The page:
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CITES Receives Proposals for Improving Conservation and Sustainable Use of Wild Species

CITES5 October 2012: In response to a call for input, the Secretariat of the Convention on International Trade in Endangered Species of Wild Fauna and Flora (CITES) received 67 proposals from Parties to the Convention to amend the rules governing international trade in wildlife species. 

The 67 proposals, received from over 50 countries, concern marine species (including several shark species) and timber species (including over 100 species from Madagascar), the African elephant populations of Tanzania, the vicuña population of Ecuador, freshwater turtles, frogs, crocodiles, ornamental and medicinal plants and many other animals and plants. Proposals addressing white rhinoceros and polar bears were also submitted.

The provisional list of amendment proposals is now available on the CITES web site. The full proposals will be posted over the coming days, together with the final list of proposals. Parties will then have 60 days to provide their comments on the proposals. The CITES Secretariat will also invite comments from intergovernmental bodies working on marine species. Provisional assessments of the proposals will be published by the Secretariat by the end of the year. Governments will consider and accept, reject or change these proposals for amending the CITES Appendices at the sixteenth meeting of the Conference of the Parties (CoP16) to be held in Bangkok, Thailand, from 3-14 March 2013. This meeting of the CoP will coincide with the 40th anniversary of CITES.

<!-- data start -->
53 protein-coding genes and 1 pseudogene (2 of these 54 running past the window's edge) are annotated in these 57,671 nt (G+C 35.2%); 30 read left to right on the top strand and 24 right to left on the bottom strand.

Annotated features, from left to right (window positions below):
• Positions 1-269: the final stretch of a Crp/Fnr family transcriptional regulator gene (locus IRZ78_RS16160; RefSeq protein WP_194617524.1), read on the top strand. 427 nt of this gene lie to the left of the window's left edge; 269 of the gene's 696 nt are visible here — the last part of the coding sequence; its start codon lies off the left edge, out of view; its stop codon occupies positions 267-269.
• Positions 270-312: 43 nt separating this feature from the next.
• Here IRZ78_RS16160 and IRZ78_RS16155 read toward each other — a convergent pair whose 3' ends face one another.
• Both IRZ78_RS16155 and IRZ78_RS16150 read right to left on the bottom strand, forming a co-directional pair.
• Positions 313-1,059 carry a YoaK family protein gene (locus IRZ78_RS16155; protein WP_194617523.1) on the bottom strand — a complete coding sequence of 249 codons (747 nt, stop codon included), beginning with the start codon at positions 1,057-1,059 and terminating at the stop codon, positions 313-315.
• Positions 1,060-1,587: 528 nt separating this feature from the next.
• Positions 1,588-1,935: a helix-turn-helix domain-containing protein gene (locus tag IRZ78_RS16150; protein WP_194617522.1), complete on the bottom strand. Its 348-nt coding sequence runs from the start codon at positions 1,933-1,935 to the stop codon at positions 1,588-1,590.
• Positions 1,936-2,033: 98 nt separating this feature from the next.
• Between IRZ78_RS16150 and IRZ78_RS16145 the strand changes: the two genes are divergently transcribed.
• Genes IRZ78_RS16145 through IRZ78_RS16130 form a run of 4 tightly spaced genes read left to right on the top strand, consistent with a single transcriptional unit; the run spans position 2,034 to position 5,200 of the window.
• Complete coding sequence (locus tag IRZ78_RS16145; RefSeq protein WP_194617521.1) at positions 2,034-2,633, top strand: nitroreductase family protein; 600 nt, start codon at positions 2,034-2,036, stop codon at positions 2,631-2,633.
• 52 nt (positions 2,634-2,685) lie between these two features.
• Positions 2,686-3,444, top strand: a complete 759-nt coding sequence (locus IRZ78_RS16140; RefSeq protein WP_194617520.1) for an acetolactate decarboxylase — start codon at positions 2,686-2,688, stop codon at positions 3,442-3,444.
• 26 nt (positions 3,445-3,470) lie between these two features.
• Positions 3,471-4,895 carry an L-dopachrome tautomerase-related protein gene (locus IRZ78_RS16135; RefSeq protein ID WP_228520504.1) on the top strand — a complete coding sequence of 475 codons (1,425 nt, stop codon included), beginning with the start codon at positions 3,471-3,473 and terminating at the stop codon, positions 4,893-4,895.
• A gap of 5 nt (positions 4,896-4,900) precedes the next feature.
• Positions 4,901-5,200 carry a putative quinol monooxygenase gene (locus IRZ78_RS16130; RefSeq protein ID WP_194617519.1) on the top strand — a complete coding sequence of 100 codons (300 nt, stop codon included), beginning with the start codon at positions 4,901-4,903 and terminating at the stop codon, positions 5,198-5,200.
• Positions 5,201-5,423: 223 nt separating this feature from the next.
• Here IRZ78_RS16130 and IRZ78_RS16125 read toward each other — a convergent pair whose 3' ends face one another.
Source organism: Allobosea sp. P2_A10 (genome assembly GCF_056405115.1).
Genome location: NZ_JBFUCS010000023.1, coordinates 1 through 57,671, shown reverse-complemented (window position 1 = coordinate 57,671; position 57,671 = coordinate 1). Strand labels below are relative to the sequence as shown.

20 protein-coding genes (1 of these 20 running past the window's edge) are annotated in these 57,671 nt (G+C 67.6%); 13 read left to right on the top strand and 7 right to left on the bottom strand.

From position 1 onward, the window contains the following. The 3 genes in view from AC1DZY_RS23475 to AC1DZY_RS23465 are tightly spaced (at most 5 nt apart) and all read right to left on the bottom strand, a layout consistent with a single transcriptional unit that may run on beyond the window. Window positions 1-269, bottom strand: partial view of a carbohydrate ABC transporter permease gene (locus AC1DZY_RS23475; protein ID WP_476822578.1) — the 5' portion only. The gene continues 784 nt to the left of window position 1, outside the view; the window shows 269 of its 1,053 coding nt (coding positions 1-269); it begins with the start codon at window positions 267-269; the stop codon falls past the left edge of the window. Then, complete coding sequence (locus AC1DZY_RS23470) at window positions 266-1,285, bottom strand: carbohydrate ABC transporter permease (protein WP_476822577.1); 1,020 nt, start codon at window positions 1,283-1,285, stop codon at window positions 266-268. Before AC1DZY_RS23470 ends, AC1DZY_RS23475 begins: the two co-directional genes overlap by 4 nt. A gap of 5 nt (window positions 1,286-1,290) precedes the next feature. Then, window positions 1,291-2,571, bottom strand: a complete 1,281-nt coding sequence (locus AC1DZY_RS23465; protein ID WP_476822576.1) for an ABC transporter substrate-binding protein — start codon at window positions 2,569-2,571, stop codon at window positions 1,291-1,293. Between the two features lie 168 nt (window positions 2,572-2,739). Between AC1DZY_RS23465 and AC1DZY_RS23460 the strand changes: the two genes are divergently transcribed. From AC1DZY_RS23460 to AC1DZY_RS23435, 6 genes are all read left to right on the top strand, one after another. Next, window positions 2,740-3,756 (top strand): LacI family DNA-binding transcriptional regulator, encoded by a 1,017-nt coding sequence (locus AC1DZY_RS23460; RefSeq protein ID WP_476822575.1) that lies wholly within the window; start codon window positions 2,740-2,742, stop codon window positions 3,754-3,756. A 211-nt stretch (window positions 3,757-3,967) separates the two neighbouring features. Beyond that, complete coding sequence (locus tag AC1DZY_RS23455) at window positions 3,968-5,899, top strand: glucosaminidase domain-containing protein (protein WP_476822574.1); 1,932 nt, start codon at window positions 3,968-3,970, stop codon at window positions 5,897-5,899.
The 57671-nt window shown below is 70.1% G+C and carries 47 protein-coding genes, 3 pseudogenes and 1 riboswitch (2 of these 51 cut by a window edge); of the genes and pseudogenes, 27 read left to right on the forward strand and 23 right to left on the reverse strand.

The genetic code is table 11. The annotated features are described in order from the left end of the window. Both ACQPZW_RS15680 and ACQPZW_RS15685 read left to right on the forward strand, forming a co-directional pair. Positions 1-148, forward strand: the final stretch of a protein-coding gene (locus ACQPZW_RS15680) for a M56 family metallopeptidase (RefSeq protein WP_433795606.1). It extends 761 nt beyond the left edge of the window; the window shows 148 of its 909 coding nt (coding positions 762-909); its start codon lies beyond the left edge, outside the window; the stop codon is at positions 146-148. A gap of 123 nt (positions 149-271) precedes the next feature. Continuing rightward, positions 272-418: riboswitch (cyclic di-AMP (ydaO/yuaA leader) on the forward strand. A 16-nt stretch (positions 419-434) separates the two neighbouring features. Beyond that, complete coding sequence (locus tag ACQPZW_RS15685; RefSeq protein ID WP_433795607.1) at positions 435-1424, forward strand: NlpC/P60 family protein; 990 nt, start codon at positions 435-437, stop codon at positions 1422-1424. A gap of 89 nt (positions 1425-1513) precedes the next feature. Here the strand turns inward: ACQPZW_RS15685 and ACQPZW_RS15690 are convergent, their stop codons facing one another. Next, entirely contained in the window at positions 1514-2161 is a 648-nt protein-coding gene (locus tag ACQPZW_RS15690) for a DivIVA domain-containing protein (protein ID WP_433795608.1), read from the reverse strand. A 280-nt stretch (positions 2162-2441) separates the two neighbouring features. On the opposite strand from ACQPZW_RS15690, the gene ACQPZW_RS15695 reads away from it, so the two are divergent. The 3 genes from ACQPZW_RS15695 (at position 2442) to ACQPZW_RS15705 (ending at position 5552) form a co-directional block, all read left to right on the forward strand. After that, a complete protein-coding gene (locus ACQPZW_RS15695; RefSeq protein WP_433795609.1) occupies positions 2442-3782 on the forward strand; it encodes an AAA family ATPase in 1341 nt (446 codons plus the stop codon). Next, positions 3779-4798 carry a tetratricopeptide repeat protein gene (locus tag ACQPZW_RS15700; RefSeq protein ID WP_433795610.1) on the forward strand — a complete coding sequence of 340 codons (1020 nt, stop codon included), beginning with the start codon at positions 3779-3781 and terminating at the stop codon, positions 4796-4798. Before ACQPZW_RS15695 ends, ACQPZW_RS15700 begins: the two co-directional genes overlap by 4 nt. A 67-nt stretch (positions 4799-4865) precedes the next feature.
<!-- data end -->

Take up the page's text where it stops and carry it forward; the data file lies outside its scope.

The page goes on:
At the CoP, Parties will also be asked to consider: how CITES can further enhance efforts to combat the illegal trade in elephant ivory and rhino horn, as well as Asian big cats, great apes and other species; whether CITES should request the Global Environment Facility (GEF) to serve as a financial mechanism for CITES, to assist countries in implementing their obligations at the national level; the potential impacts of CITES measures on the livelihoods of the rural poor; and whether to propose that 3 March, the date of adoption of CITES in Washington DC in 1973, should be declared UN World Wildlife Day. [CITES News] [First provisional list of proposals for amendment of Appendices I and II]